When Can You First Take Social Security?

As you’re nearing the point when you are planning to receive your Social Security benefits, it may occur to you to question just when do these milestones take effect?  Just when are you considered first eligible for benefits, when are you at Full Retirement Age, and when have you reached the maximum age?

For Social Security age purposes, the month of your birthdate is important – but that’s not the date at which you reach the milestone.  It’s actually the month after your birthday, the month when you are that particular age for the entire month.

For example, if your birthdate is January 15, 1950, you will actually reach age 62 on January 15, 2012 – but you’ll be eligible for benefits beginning with February of 2012.  Likewise, since your Full Retirement Age is 66, you will reach Full Retirement Age by Social Security’s records as of February, 2016.  You’ll also reach the maximum benefit age of 70 (for Social Security’s purposes) as of February, 2020.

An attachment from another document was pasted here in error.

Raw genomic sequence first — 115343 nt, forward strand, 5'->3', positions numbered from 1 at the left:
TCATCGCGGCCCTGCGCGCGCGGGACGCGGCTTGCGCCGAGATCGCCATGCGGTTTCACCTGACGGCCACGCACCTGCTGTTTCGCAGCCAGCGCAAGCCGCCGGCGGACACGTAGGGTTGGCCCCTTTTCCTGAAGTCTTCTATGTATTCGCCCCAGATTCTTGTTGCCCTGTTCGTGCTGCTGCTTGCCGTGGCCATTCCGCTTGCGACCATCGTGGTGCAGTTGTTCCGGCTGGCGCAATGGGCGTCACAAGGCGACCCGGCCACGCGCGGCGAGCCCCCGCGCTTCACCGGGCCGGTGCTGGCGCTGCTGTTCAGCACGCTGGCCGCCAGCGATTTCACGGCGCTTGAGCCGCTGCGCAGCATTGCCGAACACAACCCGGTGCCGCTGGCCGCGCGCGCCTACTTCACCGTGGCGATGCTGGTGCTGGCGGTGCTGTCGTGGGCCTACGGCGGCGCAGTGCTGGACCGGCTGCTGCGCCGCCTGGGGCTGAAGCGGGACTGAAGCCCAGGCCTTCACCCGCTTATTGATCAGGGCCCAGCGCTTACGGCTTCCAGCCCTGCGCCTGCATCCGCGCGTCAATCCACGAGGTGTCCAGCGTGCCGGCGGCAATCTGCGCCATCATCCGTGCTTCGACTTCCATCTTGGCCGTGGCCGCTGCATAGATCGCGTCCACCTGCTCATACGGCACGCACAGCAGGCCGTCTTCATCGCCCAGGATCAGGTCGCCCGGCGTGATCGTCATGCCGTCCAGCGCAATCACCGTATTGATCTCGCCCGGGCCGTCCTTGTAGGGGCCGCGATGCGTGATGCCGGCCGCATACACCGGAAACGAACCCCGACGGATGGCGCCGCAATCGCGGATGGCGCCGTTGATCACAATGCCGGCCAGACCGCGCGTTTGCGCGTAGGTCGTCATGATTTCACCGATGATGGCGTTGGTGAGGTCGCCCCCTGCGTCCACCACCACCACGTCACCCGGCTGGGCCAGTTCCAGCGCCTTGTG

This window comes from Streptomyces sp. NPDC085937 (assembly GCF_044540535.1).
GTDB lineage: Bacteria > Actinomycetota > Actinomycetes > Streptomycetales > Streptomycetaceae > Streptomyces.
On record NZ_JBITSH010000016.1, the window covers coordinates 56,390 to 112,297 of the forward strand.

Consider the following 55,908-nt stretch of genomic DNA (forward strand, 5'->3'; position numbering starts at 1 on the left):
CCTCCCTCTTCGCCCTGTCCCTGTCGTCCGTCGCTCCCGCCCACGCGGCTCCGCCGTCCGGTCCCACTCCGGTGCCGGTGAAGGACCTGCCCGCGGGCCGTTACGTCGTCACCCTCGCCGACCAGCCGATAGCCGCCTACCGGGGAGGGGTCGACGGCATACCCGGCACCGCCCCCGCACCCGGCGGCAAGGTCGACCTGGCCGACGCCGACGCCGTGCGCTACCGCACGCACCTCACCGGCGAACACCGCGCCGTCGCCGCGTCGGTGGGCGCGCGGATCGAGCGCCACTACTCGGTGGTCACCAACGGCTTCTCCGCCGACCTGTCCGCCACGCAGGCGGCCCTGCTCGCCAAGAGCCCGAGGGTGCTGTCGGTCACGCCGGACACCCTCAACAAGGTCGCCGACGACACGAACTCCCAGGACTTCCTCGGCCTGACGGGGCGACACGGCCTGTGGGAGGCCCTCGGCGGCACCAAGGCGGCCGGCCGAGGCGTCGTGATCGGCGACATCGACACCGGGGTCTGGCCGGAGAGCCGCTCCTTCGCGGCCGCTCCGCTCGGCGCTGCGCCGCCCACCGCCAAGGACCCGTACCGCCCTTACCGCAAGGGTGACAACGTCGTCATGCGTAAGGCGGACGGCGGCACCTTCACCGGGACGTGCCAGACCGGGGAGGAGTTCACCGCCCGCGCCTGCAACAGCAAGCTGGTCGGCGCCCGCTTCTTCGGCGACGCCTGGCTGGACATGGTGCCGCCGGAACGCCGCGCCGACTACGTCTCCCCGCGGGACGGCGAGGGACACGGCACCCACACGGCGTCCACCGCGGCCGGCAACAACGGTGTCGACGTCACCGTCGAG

The only time that this doesn’t follow is when your birthdate is the first of the month.  For Social Security purposes, when you have the first of the month as your birthdate, you are considered as having the month prior as your birth month.  See When Your Birthday Isn’t Your Birthday for more information.

About the author

Jim Blankenship, CFP®, EA

Jim Blankenship is the founder and principal of Blankenship Financial Planning, Ltd., a financial planning firm providing hourly, as-needed financial planning and advice. A financial services professional for over 25 years, Jim is a CFP professional and has earned the Enrolled Agent designation, a designation that qualifies him as enrolled to practice before the IRS. Jim is also a NAPFA-registered financial advisor, which designates him as a Fee-Only Financial Advisor.

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